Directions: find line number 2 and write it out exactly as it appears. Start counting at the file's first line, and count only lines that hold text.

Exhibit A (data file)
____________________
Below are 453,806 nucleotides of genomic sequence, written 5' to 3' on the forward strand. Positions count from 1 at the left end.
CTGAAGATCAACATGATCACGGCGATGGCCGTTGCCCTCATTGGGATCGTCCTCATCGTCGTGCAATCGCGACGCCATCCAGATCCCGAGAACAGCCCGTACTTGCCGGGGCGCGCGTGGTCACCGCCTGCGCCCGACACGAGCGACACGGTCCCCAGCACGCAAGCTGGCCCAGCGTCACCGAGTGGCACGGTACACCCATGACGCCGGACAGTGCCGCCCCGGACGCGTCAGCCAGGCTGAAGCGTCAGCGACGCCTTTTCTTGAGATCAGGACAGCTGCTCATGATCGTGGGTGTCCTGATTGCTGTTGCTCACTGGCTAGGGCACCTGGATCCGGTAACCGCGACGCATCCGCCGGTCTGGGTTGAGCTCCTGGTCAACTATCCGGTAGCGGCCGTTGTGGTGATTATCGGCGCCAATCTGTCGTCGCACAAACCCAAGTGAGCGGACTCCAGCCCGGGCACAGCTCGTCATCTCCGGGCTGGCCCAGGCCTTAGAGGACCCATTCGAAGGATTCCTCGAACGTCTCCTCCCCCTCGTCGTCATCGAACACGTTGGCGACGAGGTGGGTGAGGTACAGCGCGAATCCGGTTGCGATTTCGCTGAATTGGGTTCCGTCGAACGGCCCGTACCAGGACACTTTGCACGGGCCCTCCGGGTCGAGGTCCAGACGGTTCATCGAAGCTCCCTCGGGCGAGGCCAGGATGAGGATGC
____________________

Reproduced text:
CTGAAGATCAACATGATCACGGCGATGGCCGTTGCCCTCATTGGGATCGTCCTCATCGTCGTGCAATCGCGACGCCATCCAGATCCCGAGAACAGCCCGTACTTGCCGGGGCGCGCGTGGTCACCGCCTGCGCCCGACACGAGCGACACGGTCCCCAGCACGCAAGCTGGCCCAGCGTCACCGAGTGGCACGGTACACCCATGACGCCGGACAGTGCCGCCCCGGACGCGTCAGCCAGGCTGAAGCGTCAGCGACGCCTTTTCTTGAGATCAGGACAGCTGCTCATGATCGTGGGTGTCCTGATTGCTGTTGCTCACTGGCTAGGGCACCTGGATCCGGTAACCGCGACGCATCCGCCGGTCTGGGTTGAGCTCCTGGTCAACTATCCGGTAGCGGCCGTTGTGGTGATTATCGGCGCCAATCTGTCGTCGCACAAACCCAAGTGAGCGGACTCCAGCCCGGGCACAGCTCGTCATCTCCGGGCTGGCCCAGGCCTTAGAGGACCCATTCGAAGGATTCCTCGAACGTCTCCTCCCCCTCGTCGTCATCGAACACGTTGGCGACGAGGTGGGTGAGGTACAGCGCGAATCCGGTTGCGATTTCGCTGAATTGGGTTCCGTCGAACGGCCCGTACCAGGACACTTTGCACGGGCCCTCCGGGTCGAGGTCCAGACGGTTCATCGAAGCTCCCTCGGGCGAGGCCAGGATGAGGATGC